Our hands are what I like to call “servant leadership in action.” It’s the actions people see from us, day in and day out, that illustrate we are walking the talk of being a servant leader. What does that look like? Well, let’s start with the leadership aspect of servant leadership. Servant leaders set a clear vision for their people to follow. They help others understand the purpose of the team/organization, the results they’re trying to achieve, and the values that will guide their journey.
Once the vision is clear, servant leaders focus on the service aspect of their role. They provide team members with the direction, support, and resources needed to achieve their goals. They offer regular feedback and redirection when needed and celebrate success at every opportunity.
Our habits are the daily practices we follow that help us deliver on our good intentions. Examples of servant leadership habits include holding regular one-on-one meetings with team members, practicing active listening, devoting time to self-development, seeking feedback from others, and periodically assessing our own performance.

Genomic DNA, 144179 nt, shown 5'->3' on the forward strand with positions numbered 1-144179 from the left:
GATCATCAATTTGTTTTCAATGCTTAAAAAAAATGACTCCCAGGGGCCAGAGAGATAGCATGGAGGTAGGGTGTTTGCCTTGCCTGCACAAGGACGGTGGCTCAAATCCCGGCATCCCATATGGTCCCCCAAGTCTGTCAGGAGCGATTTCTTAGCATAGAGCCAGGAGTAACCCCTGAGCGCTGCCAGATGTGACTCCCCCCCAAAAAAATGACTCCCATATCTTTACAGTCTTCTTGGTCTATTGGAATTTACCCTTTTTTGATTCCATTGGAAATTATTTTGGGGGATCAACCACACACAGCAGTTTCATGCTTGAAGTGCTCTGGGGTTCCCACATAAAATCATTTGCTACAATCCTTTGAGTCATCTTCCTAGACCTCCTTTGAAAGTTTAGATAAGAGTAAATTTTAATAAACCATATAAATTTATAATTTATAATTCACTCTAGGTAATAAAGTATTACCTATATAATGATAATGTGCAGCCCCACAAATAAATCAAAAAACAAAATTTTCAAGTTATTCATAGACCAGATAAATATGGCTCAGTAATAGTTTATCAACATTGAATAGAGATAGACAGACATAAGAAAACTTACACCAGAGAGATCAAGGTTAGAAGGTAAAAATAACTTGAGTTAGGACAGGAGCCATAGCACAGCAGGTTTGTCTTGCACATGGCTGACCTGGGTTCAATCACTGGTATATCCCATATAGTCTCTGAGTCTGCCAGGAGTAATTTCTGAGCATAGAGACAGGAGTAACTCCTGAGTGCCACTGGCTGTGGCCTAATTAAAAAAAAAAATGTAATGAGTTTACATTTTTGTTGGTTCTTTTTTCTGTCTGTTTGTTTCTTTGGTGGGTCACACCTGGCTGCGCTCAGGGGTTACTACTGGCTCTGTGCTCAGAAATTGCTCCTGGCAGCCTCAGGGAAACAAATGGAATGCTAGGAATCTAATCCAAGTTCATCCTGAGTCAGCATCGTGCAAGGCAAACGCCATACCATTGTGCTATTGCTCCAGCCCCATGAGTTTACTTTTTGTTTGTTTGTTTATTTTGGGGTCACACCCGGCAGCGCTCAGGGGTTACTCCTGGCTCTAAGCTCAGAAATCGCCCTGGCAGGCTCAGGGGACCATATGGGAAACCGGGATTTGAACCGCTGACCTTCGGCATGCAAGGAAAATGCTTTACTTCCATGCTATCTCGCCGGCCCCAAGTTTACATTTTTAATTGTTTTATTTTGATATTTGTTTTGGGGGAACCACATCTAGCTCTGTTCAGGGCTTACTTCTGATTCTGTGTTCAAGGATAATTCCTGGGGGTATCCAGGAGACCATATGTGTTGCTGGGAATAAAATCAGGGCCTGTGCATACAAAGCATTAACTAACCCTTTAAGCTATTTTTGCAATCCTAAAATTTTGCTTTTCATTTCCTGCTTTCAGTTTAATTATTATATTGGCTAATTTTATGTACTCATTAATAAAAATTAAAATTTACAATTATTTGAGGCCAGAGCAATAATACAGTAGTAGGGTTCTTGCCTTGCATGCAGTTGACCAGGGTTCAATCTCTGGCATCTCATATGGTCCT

How Will You Be Different in 2023?
One of my favorite principles that Ken Blanchard and I share in our book, Simple Truths of Leadership: 52 Ways to Be a Servant Leader and Build Trust, is Simple Truth #25: It’s not about you – Rick Warren. The goal of effective servant leaders is to serve their people and make sure they know their contributions are valued. These leaders realize that leadership is not about them; it’s about the people they serve. However, even though servant leadership isn’t about you, it does start with you!
So, as you contemplate resolutions for the new year, I challenge you to not think about what you want to do. Instead, think about how you want to be. Align your heart and head to be in harmony with your hands and habits and watch your leadership soar to the next level in the year ahead.
About the AuthorMore Content by Randy Conley